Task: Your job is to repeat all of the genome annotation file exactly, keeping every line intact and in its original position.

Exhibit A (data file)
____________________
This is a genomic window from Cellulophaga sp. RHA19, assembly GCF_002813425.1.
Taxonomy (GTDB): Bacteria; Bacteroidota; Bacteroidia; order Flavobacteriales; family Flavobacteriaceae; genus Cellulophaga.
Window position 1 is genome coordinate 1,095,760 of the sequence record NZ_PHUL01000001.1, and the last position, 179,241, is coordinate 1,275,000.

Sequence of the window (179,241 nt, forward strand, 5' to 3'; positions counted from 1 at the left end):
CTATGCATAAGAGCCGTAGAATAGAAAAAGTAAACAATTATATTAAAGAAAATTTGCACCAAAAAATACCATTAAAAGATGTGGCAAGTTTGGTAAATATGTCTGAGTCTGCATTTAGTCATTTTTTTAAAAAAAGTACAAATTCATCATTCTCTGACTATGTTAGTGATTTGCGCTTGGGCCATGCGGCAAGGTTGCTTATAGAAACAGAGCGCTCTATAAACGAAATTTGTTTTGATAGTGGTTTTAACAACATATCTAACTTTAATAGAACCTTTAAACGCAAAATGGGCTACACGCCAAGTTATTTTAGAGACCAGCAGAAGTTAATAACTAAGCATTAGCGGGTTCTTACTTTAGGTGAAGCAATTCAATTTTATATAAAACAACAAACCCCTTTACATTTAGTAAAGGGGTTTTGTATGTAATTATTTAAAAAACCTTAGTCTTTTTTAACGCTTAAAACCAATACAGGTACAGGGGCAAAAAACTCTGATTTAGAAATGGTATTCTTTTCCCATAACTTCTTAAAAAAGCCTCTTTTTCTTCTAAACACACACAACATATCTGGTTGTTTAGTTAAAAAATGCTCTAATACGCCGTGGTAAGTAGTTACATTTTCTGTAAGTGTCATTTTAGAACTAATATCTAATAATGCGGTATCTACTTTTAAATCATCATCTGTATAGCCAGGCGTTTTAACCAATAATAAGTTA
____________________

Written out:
This is a genomic window from Cellulophaga sp. RHA19, assembly GCF_002813425.1.
Taxonomy (GTDB): Bacteria; Bacteroidota; Bacteroidia; order Flavobacteriales; family Flavobacteriaceae; genus Cellulophaga.
Window position 1 is genome coordinate 1,095,760 of the sequence record NZ_PHUL01000001.1, and the last position, 179,241, is coordinate 1,275,000.

Sequence of the window (179,241 nt, forward strand, 5' to 3'; positions counted from 1 at the left end):
CTATGCATAAGAGCCGTAGAATAGAAAAAGTAAACAATTATATTAAAGAAAATTTGCACCAAAAAATACCATTAAAAGATGTGGCAAGTTTGGTAAATATGTCTGAGTCTGCATTTAGTCATTTTTTTAAAAAAAGTACAAATTCATCATTCTCTGACTATGTTAGTGATTTGCGCTTGGGCCATGCGGCAAGGTTGCTTATAGAAACAGAGCGCTCTATAAACGAAATTTGTTTTGATAGTGGTTTTAACAACATATCTAACTTTAATAGAACCTTTAAACGCAAAATGGGCTACACGCCAAGTTATTTTAGAGACCAGCAGAAGTTAATAACTAAGCATTAGCGGGTTCTTACTTTAGGTGAAGCAATTCAATTTTATATAAAACAACAAACCCCTTTACATTTAGTAAAGGGGTTTTGTATGTAATTATTTAAAAAACCTTAGTCTTTTTTAACGCTTAAAACCAATACAGGTACAGGGGCAAAAAACTCTGATTTAGAAATGGTATTCTTTTCCCATAACTTCTTAAAAAAGCCTCTTTTTCTTCTAAACACACACAACATATCTGGTTGTTTAGTTAAAAAATGCTCTAATACGCCGTGGTAAGTAGTTACATTTTCTGTAAGTGTCATTTTAGAACTAATATCTAATAATGCGGTATCTACTTTTAAATCATCATCTGTATAGCCAGGCGTTTTAACCAATAATAAGTTA